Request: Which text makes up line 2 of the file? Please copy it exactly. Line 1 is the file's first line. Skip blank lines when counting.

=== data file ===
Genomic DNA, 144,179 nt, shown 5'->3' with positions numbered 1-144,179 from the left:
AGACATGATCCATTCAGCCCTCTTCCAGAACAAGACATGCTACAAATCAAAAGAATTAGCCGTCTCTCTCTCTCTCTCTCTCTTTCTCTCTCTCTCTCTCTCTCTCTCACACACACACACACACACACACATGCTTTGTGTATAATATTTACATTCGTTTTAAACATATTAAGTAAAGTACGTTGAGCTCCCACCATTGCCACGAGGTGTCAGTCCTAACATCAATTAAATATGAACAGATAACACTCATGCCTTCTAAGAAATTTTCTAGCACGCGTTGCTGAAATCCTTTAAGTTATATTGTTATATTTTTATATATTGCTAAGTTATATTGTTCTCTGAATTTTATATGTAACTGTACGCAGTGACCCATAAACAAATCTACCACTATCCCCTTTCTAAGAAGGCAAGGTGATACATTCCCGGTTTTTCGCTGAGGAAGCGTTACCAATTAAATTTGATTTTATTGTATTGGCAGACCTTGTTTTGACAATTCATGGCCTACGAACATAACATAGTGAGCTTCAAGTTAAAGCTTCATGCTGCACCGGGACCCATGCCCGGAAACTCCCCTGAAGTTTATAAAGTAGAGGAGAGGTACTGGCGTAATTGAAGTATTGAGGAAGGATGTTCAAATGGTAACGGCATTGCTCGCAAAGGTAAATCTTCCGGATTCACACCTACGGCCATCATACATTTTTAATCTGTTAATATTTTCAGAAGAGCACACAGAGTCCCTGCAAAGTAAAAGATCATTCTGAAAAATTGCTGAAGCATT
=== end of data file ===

AGACATGATCCATTCAGCCCTCTTCCAGAACAAGACATGCTACAAATCAAAAGAATTAGCCGTCTCTCTCTCTCTCTCTCTCTTTCTCTCTCTCTCTCTCTCTCTCTCACACACACACACACACACACACATGCTTTGTGTATAATATTTACATTCGTTTTAAACATATTAAGTAAAGTACGTTGAGCTCCCACCATTGCCACGAGGTGTCAGTCCTAACATCAATTAAATATGAACAGATAACACTCATGCCTTCTAAGAAATTTTCTAGCACGCGTTGCTGAAATCCTTTAAGTTATATTGTTATATTTTTATATATTGCTAAGTTATATTGTTCTCTGAATTTTATATGTAACTGTACGCAGTGACCCATAAACAAATCTACCACTATCCCCTTTCTAAGAAGGCAAGGTGATACATTCCCGGTTTTTCGCTGAGGAAGCGTTACCAATTAAATTTGATTTTATTGTATTGGCAGACCTTGTTTTGACAATTCATGGCCTACGAACATAACATAGTGAGCTTCAAGTTAAAGCTTCATGCTGCACCGGGACCCATGCCCGGAAACTCCCCTGAAGTTTATAAAGTAGAGGAGAGGTACTGGCGTAATTGAAGTATTGAGGAAGGATGTTCAAATGGTAACGGCATTGCTCGCAAAGGTAAATCTTCCGGATTCACACCTACGGCCATCATACATTTTTAATCTGTTAATATTTTCAGAAGAGCACACAGAGTCCCTGCAAAGTAAAAGATCATTCTGAAAAATTGCTGAAGCATT